Paraguay: Activist killed during crackdown on Congress protesters
People mourn during the funeral of Rodrigo Quintana, 25 -shot dead on the eve during a protest against the approval of a constitutional amendment for presidential reelection. Photograph: (AFP)
Police apparently shot dead a Paraguayan opposition political activist Saturday in a raid after rioters stormed Congress in anger at a contested electoral reform, officials said.
Authorities said 30 people, including some opposition leaders, were injured in unrest in the capital after senators approved the bill in a secretive vote.
Opposition leaders denounced the vote Friday as a "parliamentary coup," saying it could clear the way for a return to dictatorship in the landlocked South American nation of 6.8 million people.
Furious protesters broke into the Congress late Friday, ransacking lawmakers' offices and starting fires after senators approved a proposal to allow the president to run for re-election.
Right-wing President Horacio Cartes is seeking to amend the constitution to enable himself to run for office again in 2018 after his current term ends.
The measure requires approval in the lower house, the Chamber of Deputies, which delayed a vote originally set for Saturday.
Riots, fires, arrests
Rodrigo Quintana, 25, leader of the opposition Liberal Party's youth branch, was shot and killed as police searched the party's premises in Asuncion, party leader Efrain Alegre said.
The interior ministry said in a statement that "the authorities are investigating the circumstances of the death, which is presumed to have occurred at the hands of a member of the National Police."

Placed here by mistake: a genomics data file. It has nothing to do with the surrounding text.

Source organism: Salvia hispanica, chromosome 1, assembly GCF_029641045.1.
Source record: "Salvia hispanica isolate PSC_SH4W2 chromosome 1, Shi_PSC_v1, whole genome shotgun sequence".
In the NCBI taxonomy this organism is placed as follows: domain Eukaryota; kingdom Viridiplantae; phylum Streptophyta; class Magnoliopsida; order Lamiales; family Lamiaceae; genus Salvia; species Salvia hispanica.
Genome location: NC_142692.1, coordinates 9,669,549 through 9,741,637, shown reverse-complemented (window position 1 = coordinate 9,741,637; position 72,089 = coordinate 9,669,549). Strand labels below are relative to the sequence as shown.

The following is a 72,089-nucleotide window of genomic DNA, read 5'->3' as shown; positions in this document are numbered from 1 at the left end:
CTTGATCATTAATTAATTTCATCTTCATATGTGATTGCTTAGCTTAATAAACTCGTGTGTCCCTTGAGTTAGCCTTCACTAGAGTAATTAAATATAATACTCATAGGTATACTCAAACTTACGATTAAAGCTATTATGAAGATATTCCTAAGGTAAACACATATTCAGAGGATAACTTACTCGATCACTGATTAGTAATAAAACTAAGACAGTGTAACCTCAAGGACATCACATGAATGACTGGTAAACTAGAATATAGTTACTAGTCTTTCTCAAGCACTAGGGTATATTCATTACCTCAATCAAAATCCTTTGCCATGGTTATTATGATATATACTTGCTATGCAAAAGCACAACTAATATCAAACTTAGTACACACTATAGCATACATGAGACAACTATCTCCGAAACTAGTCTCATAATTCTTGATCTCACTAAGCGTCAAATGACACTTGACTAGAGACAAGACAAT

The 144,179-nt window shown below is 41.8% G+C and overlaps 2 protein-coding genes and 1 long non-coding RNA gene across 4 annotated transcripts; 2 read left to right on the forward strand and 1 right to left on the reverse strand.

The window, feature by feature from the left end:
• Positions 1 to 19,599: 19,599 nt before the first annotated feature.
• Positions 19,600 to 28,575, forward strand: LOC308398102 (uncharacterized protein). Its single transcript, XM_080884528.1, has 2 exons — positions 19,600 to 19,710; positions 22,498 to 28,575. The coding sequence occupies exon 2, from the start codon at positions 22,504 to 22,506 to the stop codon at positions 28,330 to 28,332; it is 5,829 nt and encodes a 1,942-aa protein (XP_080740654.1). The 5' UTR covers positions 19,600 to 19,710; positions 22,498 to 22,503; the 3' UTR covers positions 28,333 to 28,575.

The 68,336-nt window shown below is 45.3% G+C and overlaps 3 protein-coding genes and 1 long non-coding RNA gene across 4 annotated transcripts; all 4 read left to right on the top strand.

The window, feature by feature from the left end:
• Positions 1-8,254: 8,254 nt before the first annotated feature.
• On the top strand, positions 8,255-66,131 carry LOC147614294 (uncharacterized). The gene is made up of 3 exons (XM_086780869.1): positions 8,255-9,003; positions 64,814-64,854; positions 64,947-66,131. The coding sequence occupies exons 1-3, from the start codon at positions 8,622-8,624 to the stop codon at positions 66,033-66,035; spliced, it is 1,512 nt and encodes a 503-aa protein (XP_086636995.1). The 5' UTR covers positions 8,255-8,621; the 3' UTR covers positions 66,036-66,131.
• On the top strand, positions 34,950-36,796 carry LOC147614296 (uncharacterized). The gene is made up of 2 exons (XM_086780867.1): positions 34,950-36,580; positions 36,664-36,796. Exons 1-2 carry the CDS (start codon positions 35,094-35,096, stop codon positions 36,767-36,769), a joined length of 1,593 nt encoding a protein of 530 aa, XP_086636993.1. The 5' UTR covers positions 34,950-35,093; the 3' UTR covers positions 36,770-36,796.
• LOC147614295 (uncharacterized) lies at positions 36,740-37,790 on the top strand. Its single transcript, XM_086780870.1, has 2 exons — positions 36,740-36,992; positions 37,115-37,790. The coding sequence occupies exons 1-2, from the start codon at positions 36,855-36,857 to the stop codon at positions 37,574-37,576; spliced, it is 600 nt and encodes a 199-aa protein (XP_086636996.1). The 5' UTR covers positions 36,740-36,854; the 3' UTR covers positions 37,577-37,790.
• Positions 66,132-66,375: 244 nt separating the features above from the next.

It added: "We are going to establish fully what happened, and those responsible will be brought to justice."
Police raided the party offices after activists took refuge there during a night of riots, Alegre said.
The injured included three lawmakers, according to firefighters and an opposition senator. Police said 211 people were arrested, some of them minors.
To chants of "Dictatorship never again!" hundreds of protesters clashed with riot police, who used mounted units and water cannon to disperse them.
Calm was restored around 0400 GMT Saturday. Large numbers of police remained on alert.
Cartes's allies in the upper house of the legislature passed the bill on Friday, sidestepping resistance from opponents.
The vote took place in Senate offices as the main assembly hall was occupied by senators from the Liberal Party, opposed to the reforms.
Opposition senator Luis Wagner said those injured included Senate speaker Roberto Acevedo, lawmaker Edgar Ortiz, who was hit in the mouth by a rubber bullet fired by police, and Liberal leader Alegre, who lost to Cartes in the 2013 presidential elections.
Acevedo has challenged the bill in the Supreme Court, arguing it is unconstitutional.
The measure was scheduled to be considered Saturday in the Chamber of Deputies, where the president has a majority.
But after the rioting, the president of the lower house, Hugo Velazquez, announced the vote was postponed, saying he was shocked by the violence.
"I hope that calm and harmony will return," Velazquez said in a televised message.
History of dictatorship
Paraguay has banned presidents from re-election since 1992 to avoid a return to dictatorships like that of General Alfredo Stroessner, who ruled from 1954 to 1989.
Removing the ban would also allow left-wing former president Fernando Lugo to run again. He held power from 2008 to 2012, when he was removed after an impeachment trial.
If the latest measure is approved by the two houses, it is expected to be put to a referendum within three months.
The opposition condemned the move as a "parliamentary coup" and called for resistance.
"It is a dictatorial plan by Horacio Cartes with the complicity of Ferdinand Lugo," said Senator Carlos Amarilla.
Cartes blamed the violence on "a group of Paraguayans embedded in politics and the media aimed at destroying democracy and political and economic stability."
"Democracy is not won or defended by violence," he said on his Twitter account.
"We must not allow barbarians to destroy the peace, tranquility and welfare of the people."